|LETTER TO EDITOR
|Year : 2015 | Volume
| Issue : 11 | Page : 758-760
Superior vena cava syndrome due to catheter related thrombus in a patient with a permanent pacemaker
Swetha Malenahalli Chandrashekarappa1, Sudheer Othiyil Vayoth2, Murukesh Seetharaman1, Lakshmi Kumar1
1 Department of Anaesthesiology and Critical Care, Amrita Institute of Medical Sciences, Kochi, Kerala, India
2 Department of Gastrointestinal Surgery, Amrita Institute of Medical Sciences, Kochi, Kerala, India
|Date of Web Publication||20-Nov-2015|
Department of Anaesthesiology and Critical Care, Amrita Institute of Medical Sciences, Kochi, Kerala
Source of Support: None, Conflict of Interest: None
|How to cite this article:|
Chandrashekarappa SM, Vayoth SO, Seetharaman M, Kumar L. Superior vena cava syndrome due to catheter related thrombus in a patient with a permanent pacemaker. Indian J Anaesth 2015;59:758-60
|How to cite this URL:|
Chandrashekarappa SM, Vayoth SO, Seetharaman M, Kumar L. Superior vena cava syndrome due to catheter related thrombus in a patient with a permanent pacemaker. Indian J Anaesth [serial online] 2015 [cited 2020 Mar 28];59:758-60. Available from: http://www.ijaweb.org/text.asp?2015/59/11/758/170042
A 59-year-old lady was scheduled for excision of a cyst in the right lobe of the liver. She was hypertensive on irregular medication and hypothyroid on tab thyroxine 50 μg/day. Four years earlier, she needed a permanent dual chamber pacemaker implant for symptomatic sick sinus syndrome through the left subclavian vein and was not on any antiplatelet medication. Anaesthesia was induced as per the standard protocol. Radial arterial line and epidural catheter were placed before induction and right internal jugular vein (IJV) cannulated with 7.5 Fr (Arrow ® ) triple lumen catheter at the first attempt after intubation. The procedure was converted to an open procedure after 3 h of laparoscopy. After an uneventful 7 h intraoperative period, the patient was extubated and shifted to postoperative Intensive Care Unit.
On 2 nd post-operative day, the patient complained of blurring of vision and dizziness. On examination, oedema of her face and right upper limb were noted. Her mentation was normal and there was no evidence of involvement of cranial nerves. The fundoscopic examination was unremarkable except for pallor of bilateral optic discs. Investigations were normal other than haemoglobin of 8.2 g/dL; platelet count was 135,000/mm 3 . A duplex ultrasound revealed a dilated right IJV with an echogenic thrombus partially filling the lumen while IJV proximal to the thrombus was normal. The left sided IJV and subclavian vein were normal. A computerised tomography scan confirmed a thrombus extending from right IJV to subclavian vein and superior vena cava (SVC) [Figure 1]a. The central venous catheter (CVC) was removed and enoxaparin dosage increased from a prophylactic dose of 20 mg once daily to a therapeutic dose 40 mg twice daily. The patient's visual symptoms normalised in 24 h and oedema of the face and hand improved. She was discharged after a week on oral anticoagulation and advised follow-up.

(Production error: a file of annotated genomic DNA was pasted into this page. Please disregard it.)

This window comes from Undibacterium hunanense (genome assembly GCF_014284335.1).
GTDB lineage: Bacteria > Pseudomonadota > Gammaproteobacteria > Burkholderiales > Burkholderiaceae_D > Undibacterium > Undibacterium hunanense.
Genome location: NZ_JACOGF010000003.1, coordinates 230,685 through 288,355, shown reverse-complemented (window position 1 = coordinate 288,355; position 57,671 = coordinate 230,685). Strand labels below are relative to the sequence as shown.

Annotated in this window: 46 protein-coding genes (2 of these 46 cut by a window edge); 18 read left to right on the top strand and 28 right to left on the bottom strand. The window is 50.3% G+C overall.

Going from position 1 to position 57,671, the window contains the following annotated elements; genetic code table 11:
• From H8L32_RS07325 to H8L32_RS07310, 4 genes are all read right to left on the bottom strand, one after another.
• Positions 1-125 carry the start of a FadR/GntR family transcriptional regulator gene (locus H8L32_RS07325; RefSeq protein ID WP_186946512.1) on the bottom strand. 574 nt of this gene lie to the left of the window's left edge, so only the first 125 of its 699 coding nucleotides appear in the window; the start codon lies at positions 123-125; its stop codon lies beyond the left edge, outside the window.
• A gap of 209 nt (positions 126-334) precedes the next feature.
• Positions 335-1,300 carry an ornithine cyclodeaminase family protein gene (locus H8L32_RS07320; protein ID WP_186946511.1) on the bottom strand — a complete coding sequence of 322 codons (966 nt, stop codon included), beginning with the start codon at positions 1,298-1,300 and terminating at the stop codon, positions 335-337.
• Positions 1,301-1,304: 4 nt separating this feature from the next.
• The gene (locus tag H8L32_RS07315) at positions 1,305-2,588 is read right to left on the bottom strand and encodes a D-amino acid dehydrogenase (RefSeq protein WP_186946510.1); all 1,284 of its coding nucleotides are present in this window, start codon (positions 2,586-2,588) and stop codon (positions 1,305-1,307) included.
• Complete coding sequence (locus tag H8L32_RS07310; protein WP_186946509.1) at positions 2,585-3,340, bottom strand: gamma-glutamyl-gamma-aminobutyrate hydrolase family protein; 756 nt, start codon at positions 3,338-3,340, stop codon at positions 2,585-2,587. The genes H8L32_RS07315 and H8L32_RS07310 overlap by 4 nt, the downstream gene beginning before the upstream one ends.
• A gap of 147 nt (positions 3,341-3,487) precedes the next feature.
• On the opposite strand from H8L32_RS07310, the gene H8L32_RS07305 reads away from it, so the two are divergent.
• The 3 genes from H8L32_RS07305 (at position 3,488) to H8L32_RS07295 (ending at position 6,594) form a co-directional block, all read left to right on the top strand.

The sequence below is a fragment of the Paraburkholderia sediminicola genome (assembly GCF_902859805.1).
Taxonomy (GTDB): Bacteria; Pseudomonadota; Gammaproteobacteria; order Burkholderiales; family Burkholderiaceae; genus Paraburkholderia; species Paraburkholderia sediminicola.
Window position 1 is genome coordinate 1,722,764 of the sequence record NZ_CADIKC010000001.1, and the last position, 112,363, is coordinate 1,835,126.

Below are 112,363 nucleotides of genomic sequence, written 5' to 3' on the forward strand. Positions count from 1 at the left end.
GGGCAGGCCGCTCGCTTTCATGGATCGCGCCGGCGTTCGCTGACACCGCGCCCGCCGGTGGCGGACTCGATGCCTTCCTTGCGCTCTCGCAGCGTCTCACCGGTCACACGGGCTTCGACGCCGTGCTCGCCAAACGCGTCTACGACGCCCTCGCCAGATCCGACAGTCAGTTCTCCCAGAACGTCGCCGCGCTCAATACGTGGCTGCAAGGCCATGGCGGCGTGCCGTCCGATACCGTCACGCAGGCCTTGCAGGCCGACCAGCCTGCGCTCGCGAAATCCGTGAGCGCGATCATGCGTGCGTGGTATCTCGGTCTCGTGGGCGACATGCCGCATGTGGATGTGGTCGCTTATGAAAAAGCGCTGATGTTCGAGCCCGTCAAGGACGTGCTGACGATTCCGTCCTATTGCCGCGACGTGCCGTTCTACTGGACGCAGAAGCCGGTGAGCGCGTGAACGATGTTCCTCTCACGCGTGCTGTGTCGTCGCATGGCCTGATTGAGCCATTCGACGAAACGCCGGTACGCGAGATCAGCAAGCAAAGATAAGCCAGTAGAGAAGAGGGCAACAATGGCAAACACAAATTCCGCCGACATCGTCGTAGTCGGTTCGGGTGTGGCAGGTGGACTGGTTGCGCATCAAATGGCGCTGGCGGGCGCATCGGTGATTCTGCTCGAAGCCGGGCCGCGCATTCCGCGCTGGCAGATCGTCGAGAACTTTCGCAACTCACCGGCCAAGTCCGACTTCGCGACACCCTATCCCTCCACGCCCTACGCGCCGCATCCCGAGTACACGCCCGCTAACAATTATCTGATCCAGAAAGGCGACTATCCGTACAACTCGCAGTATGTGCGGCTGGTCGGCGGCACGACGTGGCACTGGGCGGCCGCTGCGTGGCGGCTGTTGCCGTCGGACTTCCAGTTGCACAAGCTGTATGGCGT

|Figure 1: (a) Internal jugular vein partly occluded with thrombus, (b) central venous catheter alongside pacemaker lead|
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A catheter related thrombus (CRT) develops when the thrombus originating from an indwelling catheter extends into the vessel outside the CVC and obstructs the flow within the vein. Complications associated with CRT are infection, loss of catheter function, pulmonary embolism and postthrombotic syndrome.  Thrombosis of IJV is commonly reported with indwelling catheters in patients with underlying malignancies or prothrombotic states although the mean duration of indwelling catheters reported was much longer. , Among the non-malignant causes pacemaker wires, mediastinal fibrosis and indwelling catheters have been implicated. SVC syndrome is caused by obstruction of blood flow in SVC. Although classically described in patients with lung malignancies, it is increasingly being recognized with benign associations and with the use of indwelling catheters. These patients present with swelling of face and upper extremity, dizziness, breathlessness and dilated veins in the neck and chest wall. 
Our patient had developed CRT and features of SVC syndrome even with near optimal positioning of the CVC [Figure 1]b. Pacemaker leads can rarely cause SVC syndrome by causing repeated trauma and endothelial disruption.  However in our patient, the lumen of the left subclavian with the lead was normal. We presumed that the CVC alongside the pacemaker lead could have acted as a nidus coupled with stasis in the flow during laparoscopy predisposing to the development of IJV thrombus. There is no clear evidence for the removal of the catheter in CRT but the risks of pulmonary embolism appear minimal even with CRT.  We removed the CVC on account of her symptoms and intensified her treatment with low molecular weight heparin after removing the epidural catheter followed by oral vitamin K antagonists. We wish to highlight this case to ensure vigilance in the development of SVC syndrome in patients with pacemaker wires when CVCs are used in the perioperative period.
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